Yeah, I love music. I mean, we work with a lot of high profile musicians, entertainers and so on. And, you know, we are very entertainment focused and we love music. We started off in the business management space about early 80s Before we transitioned to just insurance and did a lot of tour, tour management and operations for Red Hot Chili Peppers and Stone Temple Pilots. And, you know, that was the natural kind of group of people that my father in law founder of the Balaban group, Mark Balaban, was friendly with and that’s kind of how our business got a nice kickstart into that entertainment world. You know, we don’t follow them around like fan girls, but I do at times, you know, I absolutely love you guys. No, but I just, I play it cool. You know, like, oh, come to the greenroom. Sure would love to no problem, if it doesn’t work out. It’s, you know, at the end of the day, we’re the insurance guys, right? So their business managers and their talent managers and maybe their attorney, their entertainment lawyer. We’re at the bottom of that list. So you know, we get it but love live music. The venues out here, you know, I mean, so legendary, was at The Troubadour not too long ago.

Jerri Hemsworth 12:30

Zach Wolkstein 12:31
Fantastic, intimate venue, and then beautiful summer days, Hollywood Bowl, the Greek theater. It’s a blast. You know, there’s there’s such a diverse range of music that’s performed here in LA that’s even created here in LA. So we are super huge fans of the music space.

Jerri Hemsworth 12:51
So what’s on your playlist?

Zach Wolkstein 12:53
What’s on my playlist? Well, I am kind of a Growlers, Deadhead fan, if you will. They don’t really exist anymore, but Brooks Nielsen has went solo so I’ve been kind of following Brooks around a little bit. I kind of was a Growlers junkie, back in the day and saw them in Arizona, and Vegas and California. And you know, all their all their shows out here. It’s been a blast, but, you know, loving Maren Morris right now, I think she’s fantastic. I think she’s, oh my god, she’s just so talented. And I think she’s got a great range. And, you know, she’s obviously in the country, country music space, but it’s getting closer to pop music. And I think she’s going to be that next like, Taylor Swift kick of awesome business and music. And then you know, always some of the old stuff, love good Rolling Stones and The Doors, and we’ll get into some like electronic music here and there like Kaytranada, for example, and the indie side Tame Impala and, you know, just wide range of music and my, you know, my father was the lead singer of a jam band growing up and a cover band. So there’s always been, you know, really great moments he’s performed at, like, our bar mitzvahs growing up and we sang “Twist and Shout” at my wedding. He’s got a great voice. So, you know, there’s always like, humming there’s always tunes being hummed in the background when I’m home. And we have a lot of fun together with music.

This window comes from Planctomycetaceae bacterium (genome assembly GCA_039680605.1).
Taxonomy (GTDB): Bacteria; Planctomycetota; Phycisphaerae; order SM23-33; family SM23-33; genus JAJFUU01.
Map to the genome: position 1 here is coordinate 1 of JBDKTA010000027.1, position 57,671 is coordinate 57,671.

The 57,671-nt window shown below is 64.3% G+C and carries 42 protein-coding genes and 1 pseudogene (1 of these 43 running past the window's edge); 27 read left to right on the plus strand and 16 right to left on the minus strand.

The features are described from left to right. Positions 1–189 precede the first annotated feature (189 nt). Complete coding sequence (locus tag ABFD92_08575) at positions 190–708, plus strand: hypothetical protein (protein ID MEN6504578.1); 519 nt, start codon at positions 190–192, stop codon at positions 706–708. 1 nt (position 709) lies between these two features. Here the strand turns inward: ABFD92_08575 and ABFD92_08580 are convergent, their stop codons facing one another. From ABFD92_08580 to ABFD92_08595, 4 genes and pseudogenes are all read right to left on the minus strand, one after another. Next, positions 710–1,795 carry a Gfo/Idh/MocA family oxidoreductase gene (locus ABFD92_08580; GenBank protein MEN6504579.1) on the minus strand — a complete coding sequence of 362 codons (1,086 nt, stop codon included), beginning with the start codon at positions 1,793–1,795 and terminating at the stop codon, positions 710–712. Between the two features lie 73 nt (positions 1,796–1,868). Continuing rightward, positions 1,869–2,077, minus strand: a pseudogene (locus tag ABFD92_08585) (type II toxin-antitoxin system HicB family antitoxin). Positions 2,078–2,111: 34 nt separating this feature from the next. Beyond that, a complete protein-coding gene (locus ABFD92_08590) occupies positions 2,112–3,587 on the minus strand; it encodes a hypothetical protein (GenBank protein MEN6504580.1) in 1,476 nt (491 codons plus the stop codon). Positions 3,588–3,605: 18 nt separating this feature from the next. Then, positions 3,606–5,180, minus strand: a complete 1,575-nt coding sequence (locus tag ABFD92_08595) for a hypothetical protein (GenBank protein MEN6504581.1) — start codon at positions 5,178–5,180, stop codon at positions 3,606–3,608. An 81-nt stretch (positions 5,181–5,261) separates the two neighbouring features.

Jerri Hemsworth 14:20
Do you and your brothers sing?

Zach Wolkstein 14:23
No, actually, you know what, my middle brother Jordan, who is still back east, he actually has a great voice. And he’s kind of like a Michael Buble, a Frank Sinatra type of guy and he’s kind of one of those cats that can kind of work a room and he’s got a really, really great voice. You know, we hear him singing in the shower a lot, Jordan, I can hear you in the shower.

Jerri Hemsworth 14:45
As can mom and dad.

Zach Wolkstein 14:47
Yeah, no, it’s true. But he has a great voice. He may not tell you that but he does.

Jerri Hemsworth 14:53
He should pursue something that that’s that, you know, that lets them explore that creative side of themselves. I absolutely love that the artistic side with music and photography and you said you threw clay, you know and in was at high school and things like that.

Zach Wolkstein 15:12
Yeah, elementary throughout high school. You know, I took art in college, I studied art history, always wanted to get into the art space just didn’t really know what would be my medium or how it break into the space. Pottery is one of my favorite mediums. I absolutely love working on a wheel. I think I’m like pretty good at it, which is great. It’s fun for me, it’s a great outlet. Even going to, you know, Color Me Mine in Santa Monica, for actual children. I went there with my wife a couple months ago, and you know, it’s fun getting your hands dirty painting on some pottery, turning something into, you know, a blob into a creation of a vase, a stand of some kind, whatever it may be. So, certainly a big fan.